Location Baltimore
Size 1.6 million ft²
Completed 2013
Program Two-part stadium renovation and energy reduction initiative


Owner Baltimore Ravens
Architect IMT Architecture + Design
Design Consultant Powers Creative
Lighting Design Consultant Syska Hennessy Group

The Baltimore Ravens, 2012’s reigning Super Bowl champions, work tirelessly toward perfection, and even the football team’s field, the M&T Bank Stadium (known as “The Bank”), isn’t exempt from this pursuit. Built in 1998, it’s currently undergoing a revamp that should lead to LEED Gold status.

The Bank’s anticipated LEED Gold certification—which will be classified under the Existing Building: Operations and Maintenance category—is part of a much larger effort aimed toward streamlining operations. “Six years ago, [Ravens president] Dick Cass proposed a challenge,” says Roy Sommerhof, vice president of the Ravens’ stadium operations department. “We had to reduce our budget by 10 percent. In stadium operations, that meant addressing utility expenses.”

The operations team began by tackling the concession-stand coolers. “There are more than 1,000 of those units inside the stadium, and they were running constantly from August through early January,” Sommerhof says. The solution seemed simple: operations would turn off the refrigerators when The Bank was not in use. However, concessions vendors were concerned that their products would be adversely affected if not refrigerated 24/7, but operations staff wasn’t easily dissuaded. “We did a test to see how long it took to cool down a warm beverage to its optimal serving temperature. It turned out to be 18 hours,” Sommerhof says. “Now, we turn the refrigerators on 18 hours before a game, and we have yet to get a complaint.”

At night, the stadium is lit mostly with LED lights. Moving forward, every fixture will house an LED bulb. Architect Chun-Fa Tan says despite the up front cost, the investment will pay off quickly. Photo: Shawn Hubbard


Certification LEED Gold (expected)
Materials Arriscraft Renaissance masonry units, concrete, weatherproof stripping
Water Waterless urinals, smart irrigation system
Energy Automatic light switches, refrigerator units shut down during off-peak hours, LED boards and fixtures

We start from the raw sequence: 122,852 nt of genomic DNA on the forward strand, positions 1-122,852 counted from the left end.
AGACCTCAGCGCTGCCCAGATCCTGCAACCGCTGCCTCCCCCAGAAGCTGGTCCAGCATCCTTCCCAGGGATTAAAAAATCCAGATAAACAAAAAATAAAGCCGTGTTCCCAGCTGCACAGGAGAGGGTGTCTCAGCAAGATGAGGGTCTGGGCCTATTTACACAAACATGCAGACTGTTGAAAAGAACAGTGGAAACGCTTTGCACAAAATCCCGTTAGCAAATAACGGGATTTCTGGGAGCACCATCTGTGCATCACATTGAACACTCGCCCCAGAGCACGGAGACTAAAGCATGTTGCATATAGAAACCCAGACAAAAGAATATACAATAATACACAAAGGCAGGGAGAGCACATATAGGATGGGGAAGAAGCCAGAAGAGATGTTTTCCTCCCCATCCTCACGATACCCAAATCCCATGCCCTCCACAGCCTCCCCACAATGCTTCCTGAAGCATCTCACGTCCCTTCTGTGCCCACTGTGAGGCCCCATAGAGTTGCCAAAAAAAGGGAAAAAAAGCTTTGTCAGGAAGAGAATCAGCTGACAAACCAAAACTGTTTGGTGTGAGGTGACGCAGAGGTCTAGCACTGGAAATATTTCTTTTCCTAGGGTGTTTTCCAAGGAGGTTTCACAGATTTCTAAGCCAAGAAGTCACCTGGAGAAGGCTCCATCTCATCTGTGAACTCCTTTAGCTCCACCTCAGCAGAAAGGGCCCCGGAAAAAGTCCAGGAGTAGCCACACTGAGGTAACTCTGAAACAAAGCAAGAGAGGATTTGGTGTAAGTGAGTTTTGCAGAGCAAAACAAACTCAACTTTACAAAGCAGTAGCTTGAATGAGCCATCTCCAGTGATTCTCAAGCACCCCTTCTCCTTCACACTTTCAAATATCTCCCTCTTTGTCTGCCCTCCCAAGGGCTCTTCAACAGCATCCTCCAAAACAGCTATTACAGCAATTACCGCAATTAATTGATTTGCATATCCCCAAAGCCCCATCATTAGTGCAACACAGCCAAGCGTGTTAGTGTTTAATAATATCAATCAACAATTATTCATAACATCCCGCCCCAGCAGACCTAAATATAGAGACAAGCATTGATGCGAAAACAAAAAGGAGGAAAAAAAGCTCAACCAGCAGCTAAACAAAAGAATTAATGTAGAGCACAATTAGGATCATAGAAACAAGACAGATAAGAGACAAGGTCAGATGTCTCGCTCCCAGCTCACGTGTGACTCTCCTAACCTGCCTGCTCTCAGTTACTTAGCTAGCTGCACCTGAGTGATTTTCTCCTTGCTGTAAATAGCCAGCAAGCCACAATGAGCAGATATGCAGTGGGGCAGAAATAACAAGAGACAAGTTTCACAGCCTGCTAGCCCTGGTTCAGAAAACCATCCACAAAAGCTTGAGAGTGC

Recycling Recycling receptacles, recycling public relations campaign
Landscape Turf requires no irrigation, uses pellets from stadium’s first field

All those empty beverage containers means a lot of trash, so the operations team has also implemented an aggressive recycling program. For each trash can inside The Bank and outside in the tailgating area, there’s now a recycling bin sitting right next to it. So stadium attendees would know about the recycling program, the operations team did a public relations recycling campaign for the 2013-2014 season. “Seven years ago, we were only recycling two tons of trash per game,” says Jeff Provenzano, director of football operations for the Maryland Stadium Authority at The Bank. “In 2012, we recycled 13 to 14 tons per game. And what wasn’t recycled was burned and converted into steam. Nothing goes into a landfill.” The stadium’s efforts don’t end with recycling; waterless urinals have replaced typical ones in the men’s restrooms, drastically reducing The Bank’s overall water consumption. Even the Ravens’ new pristine field, which doesn’t require watering, incorporates recycled pellets that came from the stadium’s first turf surface.

Still, much of the focus of the operations team’s reduction plan concentrates on electrical consumption. As part of the stadium’s two-stage renovation, new and additional LED information boards will replace existing boards. Each LED light has a life cycle of 10 to 15 years, and the boards don’t require additional cooling systems. LEDs will also replace existing bulbs, and all new lighting will be all-LED. “There’s no substitute for LEDs,” says Chun-Fa Tan, the architect from IMT Architecture + Design leading the renovation. “In the new concourse renovation alone, there’s more than two miles of fixtures. The cost may be more up front, but from an operations standpoint, they will really pay off.”

Those payoffs, as the LEED Gold certification indicates, are already making a difference. “When we started our initiatives, we were using 16 million kilowatts of energy a year,” Provenzano says. “Last year, we came in right under 11 million.” That’s an energy reduction of more than 30 percent, and in the true Ravens’ spirit, the operations team has no plans to stay satisfied with those results. “We’ll never stop looking for places where we can save,” he adds. “There’s always a way to save a kilowatt.”